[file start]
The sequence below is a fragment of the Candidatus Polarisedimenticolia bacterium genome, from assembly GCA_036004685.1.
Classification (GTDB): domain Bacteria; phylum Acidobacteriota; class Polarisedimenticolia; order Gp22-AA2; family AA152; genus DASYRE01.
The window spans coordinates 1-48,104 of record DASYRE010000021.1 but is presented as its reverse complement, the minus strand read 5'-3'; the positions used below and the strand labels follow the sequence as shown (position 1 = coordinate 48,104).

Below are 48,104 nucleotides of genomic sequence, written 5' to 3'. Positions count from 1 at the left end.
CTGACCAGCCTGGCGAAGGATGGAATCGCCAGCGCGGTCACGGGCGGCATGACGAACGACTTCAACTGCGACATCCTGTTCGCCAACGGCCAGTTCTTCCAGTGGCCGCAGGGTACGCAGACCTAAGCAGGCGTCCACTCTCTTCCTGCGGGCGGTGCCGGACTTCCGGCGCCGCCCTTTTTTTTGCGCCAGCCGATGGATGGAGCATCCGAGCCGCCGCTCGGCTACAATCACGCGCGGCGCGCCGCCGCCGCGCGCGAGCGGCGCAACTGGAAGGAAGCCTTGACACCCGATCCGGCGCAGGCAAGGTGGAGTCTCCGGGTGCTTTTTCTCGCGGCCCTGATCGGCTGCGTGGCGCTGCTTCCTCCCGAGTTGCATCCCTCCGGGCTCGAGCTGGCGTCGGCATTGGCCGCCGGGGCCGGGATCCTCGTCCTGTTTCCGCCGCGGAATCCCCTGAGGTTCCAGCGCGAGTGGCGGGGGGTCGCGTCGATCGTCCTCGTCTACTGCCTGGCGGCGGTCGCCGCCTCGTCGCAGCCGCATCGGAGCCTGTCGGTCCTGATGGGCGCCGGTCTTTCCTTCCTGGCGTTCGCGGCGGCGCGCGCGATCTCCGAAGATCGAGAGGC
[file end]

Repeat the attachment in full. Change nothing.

The sequence below is a fragment of the Candidatus Polarisedimenticolia bacterium genome, from assembly GCA_036004685.1.
Classification (GTDB): domain Bacteria; phylum Acidobacteriota; class Polarisedimenticolia; order Gp22-AA2; family AA152; genus DASYRE01.
The window spans coordinates 1-48,104 of record DASYRE010000021.1 but is presented as its reverse complement, the minus strand read 5'-3'; the positions used below and the strand labels follow the sequence as shown (position 1 = coordinate 48,104).

Below are 48,104 nucleotides of genomic sequence, written 5' to 3'. Positions count from 1 at the left end.
CTGACCAGCCTGGCGAAGGATGGAATCGCCAGCGCGGTCACGGGCGGCATGACGAACGACTTCAACTGCGACATCCTGTTCGCCAACGGCCAGTTCTTCCAGTGGCCGCAGGGTACGCAGACCTAAGCAGGCGTCCACTCTCTTCCTGCGGGCGGTGCCGGACTTCCGGCGCCGCCCTTTTTTTTGCGCCAGCCGATGGATGGAGCATCCGAGCCGCCGCTCGGCTACAATCACGCGCGGCGCGCCGCCGCCGCGCGCGAGCGGCGCAACTGGAAGGAAGCCTTGACACCCGATCCGGCGCAGGCAAGGTGGAGTCTCCGGGTGCTTTTTCTCGCGGCCCTGATCGGCTGCGTGGCGCTGCTTCCTCCCGAGTTGCATCCCTCCGGGCTCGAGCTGGCGTCGGCATTGGCCGCCGGGGCCGGGATCCTCGTCCTGTTTCCGCCGCGGAATCCCCTGAGGTTCCAGCGCGAGTGGCGGGGGGTCGCGTCGATCGTCCTCGTCTACTGCCTGGCGGCGGTCGCCGCCTCGTCGCAGCCGCATCGGAGCCTGTCGGTCCTGATGGGCGCCGGTCTTTCCTTCCTGGCGTTCGCGGCGGCGCGCGCGATCTCCGAAGATCGAGAGGC